Cratering oil prices are wiping out key engines of the U.S. oil and gas boom, sparking mass layoffs and a potential bailout from the Trump administration.
Swaths of shale producers, many heavily in debt and still recovering from the price crash of 2015, have posted double-digit drops in stock prices in the past 48 hours, with some companies already announcing rounds of layoffs.
With benchmark West Texas Intermediate (WTI) crude prices hovering in the low-$30s per barrel as of Tuesday afternoon, roughly half what oil was earning just a few days previously, industry expert and analysts project that new well production may drop by as much as 50 percent, vaporizing as much as $60 billion in investments and sparking job losses for tens of thousands of workers. Rig crews in certain regions may see their workforces slashed by 40 percent. 
"There's going to be widespread distress if we stay at this oil price for any extended period of time," said Jeff Spittel, managing director in the Energy, Power, and Products practice at FTI Consulting. "It means that folks lose their jobs in environments like this."
Of the $100 billion drop in global spending expected to occur, as much as two-thirds — $65 billion — may be borne by the shale industry alone, the consulting firm Rystad Energy predicted Tuesday.
The oil and gas industry's main trade group, the American Petroleum Institute, said in a press call Tuesday that it was in talks with the White House but not seeking direct intervention from the government. However, the Trump administration is reportedly considering a bailout of the shale sector that could include low-interest government loans. Oil tycoon Harold Hamm, one of the president's energy advisors and founder of Continental Resources, which was hammered by the downturn Monday, has also apparently been in touch with the administration.
The selloff began this weekend after Russia refused to join OPEC's latest round of production cuts aimed at shoring-up sinking prices from the coronavirus. Saudi Arabia, OPEC's leading member, reacted by lashing out, announcing a price-cut and production increase in a move widely seen as an effort to grab market share and punish Russian oil producers. The collateral damage, though, has included U.S. shale producers, which rely on hydraulic fracturing, horizontal drilling technologies, and techniques that are more expensive than conventional drilling — therefore requiring a higher oil price to break even.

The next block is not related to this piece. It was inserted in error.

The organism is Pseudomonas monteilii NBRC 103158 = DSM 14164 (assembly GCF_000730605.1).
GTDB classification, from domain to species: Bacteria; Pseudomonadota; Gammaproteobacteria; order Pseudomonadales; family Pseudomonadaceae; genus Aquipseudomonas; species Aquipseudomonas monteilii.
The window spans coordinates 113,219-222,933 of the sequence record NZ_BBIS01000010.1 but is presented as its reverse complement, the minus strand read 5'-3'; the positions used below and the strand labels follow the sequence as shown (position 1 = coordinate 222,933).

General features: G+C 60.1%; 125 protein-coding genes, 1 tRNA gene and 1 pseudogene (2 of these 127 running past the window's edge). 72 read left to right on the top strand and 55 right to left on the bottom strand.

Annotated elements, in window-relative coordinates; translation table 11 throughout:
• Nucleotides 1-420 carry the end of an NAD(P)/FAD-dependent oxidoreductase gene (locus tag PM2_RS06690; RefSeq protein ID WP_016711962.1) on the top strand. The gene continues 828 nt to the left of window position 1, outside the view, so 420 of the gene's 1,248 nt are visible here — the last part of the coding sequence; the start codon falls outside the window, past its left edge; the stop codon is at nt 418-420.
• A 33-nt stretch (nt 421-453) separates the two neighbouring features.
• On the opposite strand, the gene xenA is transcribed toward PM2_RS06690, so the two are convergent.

"A number of producers were already struggling at around $55 a barrel on a WTI basis. So clearly this is going to make their lives harder at a $30 WTI level," said Steven Kopits, managing director of Princeton Energy Advisors. "With prices now approaching half of what they've been in recent times, clearly the shale sector will not be viable at that price level."
Even before this weekend, global markets were seen as oversupplied with oil, a result of abundant U.S. production and exports, anemic demand from quarantines, travel restrictions, and other impacts of the worldwide response to the coronavirus, also known as COVID-19. The surprise Saudi discount, though, effectively blindsided the industry and threw markets into turmoil, in turn unleashing of the biggest losses in oil markets since the start of the Gulf War in 1991, and fears of an imminent recession.